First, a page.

Actually that's what I already have just in instances rather than individual meshes, I probably can make it work fine, I have LOD levels all done up and it loads and unloads tiles outside fog distance as the player moves around, just trying to find out how to load vertice positions into the "chunks/tiles", but I can't do that using instancedmesh apparently. It seems the only way is Mesh objects, but that is allot of draw calls and costs about 8 FPS on my Intel HD graphics 520, with instances I'm sitting around 27 draw calls but with cloned meshes I sit at around 100 so I'm guessing Mesh would be even more or about the same as clones, I'll try it and see, I was just hoping there was a more efficient way to do this with the ability to set vertex data on the object.

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1 minute ago, Pryme8 said:

@fenomas is 32 x 32 ideal I'm doing a chunk infinite terrain system right now but my chunks are 3000 x 3000 but I have not added in the dynamic real time modifying like from explosions or digging. And I already kinda thought my chunk size was ok for static but dynamic no.  Also how would info about establishing overhead weight from for example when a person cut out completely under a section to get it to fall and rejoin the main mesh.

I found that it is perfect size, 48x48 is a bit large and 16x16 means you'll have allot of visible chunks. Also depending on your default level of detail close up, you will end up having a HUGE amount of vertices and thus faces if you are using over 32x32 in size, so it's a trade off really.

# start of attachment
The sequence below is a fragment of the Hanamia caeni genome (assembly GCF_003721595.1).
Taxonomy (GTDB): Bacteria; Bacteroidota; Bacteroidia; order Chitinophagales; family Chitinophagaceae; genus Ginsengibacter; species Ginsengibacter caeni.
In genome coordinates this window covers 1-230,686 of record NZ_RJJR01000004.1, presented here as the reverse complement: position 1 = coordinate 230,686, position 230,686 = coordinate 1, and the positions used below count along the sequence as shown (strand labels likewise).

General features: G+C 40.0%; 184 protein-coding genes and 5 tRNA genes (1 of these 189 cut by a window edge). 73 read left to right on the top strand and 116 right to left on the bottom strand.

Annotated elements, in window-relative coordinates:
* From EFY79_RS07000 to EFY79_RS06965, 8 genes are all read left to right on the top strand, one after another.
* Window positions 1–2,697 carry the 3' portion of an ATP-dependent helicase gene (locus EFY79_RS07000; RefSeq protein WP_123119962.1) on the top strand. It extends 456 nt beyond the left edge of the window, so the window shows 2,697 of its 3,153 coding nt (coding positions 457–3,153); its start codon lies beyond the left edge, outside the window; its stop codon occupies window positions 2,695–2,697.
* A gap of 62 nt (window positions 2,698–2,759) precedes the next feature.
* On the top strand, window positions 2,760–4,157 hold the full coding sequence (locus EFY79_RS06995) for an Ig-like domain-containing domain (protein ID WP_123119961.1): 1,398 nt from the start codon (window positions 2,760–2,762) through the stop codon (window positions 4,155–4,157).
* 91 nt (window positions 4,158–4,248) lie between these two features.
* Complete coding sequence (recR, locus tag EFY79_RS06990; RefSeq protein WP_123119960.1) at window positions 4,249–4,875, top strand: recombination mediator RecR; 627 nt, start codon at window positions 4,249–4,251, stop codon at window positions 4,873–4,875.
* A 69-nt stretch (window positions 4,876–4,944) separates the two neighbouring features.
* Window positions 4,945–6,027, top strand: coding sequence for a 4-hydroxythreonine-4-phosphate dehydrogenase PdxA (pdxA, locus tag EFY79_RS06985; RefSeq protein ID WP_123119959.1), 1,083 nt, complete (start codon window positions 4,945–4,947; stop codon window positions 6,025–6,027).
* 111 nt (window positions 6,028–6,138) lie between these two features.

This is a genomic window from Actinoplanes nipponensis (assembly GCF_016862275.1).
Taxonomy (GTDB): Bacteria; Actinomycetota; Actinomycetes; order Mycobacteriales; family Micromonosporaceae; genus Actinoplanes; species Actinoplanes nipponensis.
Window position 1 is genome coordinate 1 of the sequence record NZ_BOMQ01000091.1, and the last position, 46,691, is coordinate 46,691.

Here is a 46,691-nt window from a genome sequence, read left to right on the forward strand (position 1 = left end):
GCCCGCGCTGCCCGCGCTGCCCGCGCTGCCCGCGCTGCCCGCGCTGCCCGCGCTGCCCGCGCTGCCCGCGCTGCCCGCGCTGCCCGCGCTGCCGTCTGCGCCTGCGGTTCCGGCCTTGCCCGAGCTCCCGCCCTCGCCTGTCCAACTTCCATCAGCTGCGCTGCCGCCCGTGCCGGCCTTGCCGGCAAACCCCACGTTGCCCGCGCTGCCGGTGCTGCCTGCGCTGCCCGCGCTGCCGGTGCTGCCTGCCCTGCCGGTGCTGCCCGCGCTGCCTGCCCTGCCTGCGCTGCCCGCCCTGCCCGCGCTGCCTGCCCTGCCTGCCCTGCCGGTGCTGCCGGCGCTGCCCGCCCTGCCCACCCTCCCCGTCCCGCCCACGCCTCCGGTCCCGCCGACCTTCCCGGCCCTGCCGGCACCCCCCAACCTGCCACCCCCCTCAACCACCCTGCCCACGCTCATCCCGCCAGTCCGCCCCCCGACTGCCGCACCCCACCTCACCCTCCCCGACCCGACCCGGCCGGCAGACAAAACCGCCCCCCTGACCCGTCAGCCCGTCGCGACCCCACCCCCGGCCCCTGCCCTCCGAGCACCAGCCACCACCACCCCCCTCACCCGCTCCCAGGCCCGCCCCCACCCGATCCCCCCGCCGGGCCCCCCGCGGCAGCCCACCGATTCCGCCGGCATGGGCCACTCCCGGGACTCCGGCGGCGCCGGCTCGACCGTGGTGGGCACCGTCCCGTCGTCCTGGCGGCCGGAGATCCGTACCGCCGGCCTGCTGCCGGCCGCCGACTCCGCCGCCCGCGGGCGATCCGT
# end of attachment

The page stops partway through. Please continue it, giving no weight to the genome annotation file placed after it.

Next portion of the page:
WOW, 3000x3000, how many subdivisions you got going on?

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4 minutes ago, Pryme8 said:

@fenomas is 32 x 32 ideal I'm doing a chunk infinite terrain system right now but my chunks are 3000 x 3000 but I have not added in the dynamic real time modifying like from explosions or digging. And I already kinda thought my chunk size was ok for static but dynamic no.  Also how would info about establishing overhead weight from for example when a person cut out completely under a section to get it to fall and rejoin the main mesh.

It's a tradeoff. With larger chunks you get fewer draw calls but it also takes longer to rebuild a chunk, and with smaller chunks you get the opposite. As a data point, I think Minecraft chunks are 16x16x16 voxels. But the right number naturally depends on what you're doing and how often the terrain changes.

Also it's common to use a power of 2, because then you can use bit operations in the math when converting between world coords and chunk coords.

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7 minutes ago, nittrus said:

..allot of draw calls and costs about 8 FPS on my Intel HD graphics 520, with instances I'm sitting around 27 draw calls but with cloned meshes I sit at around 100 so I'm guessing Mesh would be even more or about the same as clones..

Are you sure about where the bottleneck is? I'd have thought draw calls wouldn't be a big issue unless you're getting into the thousands, and I find that framerates are nearly always limited by the javascript side more than the GPU side. I mean you know your content best, but just to ask.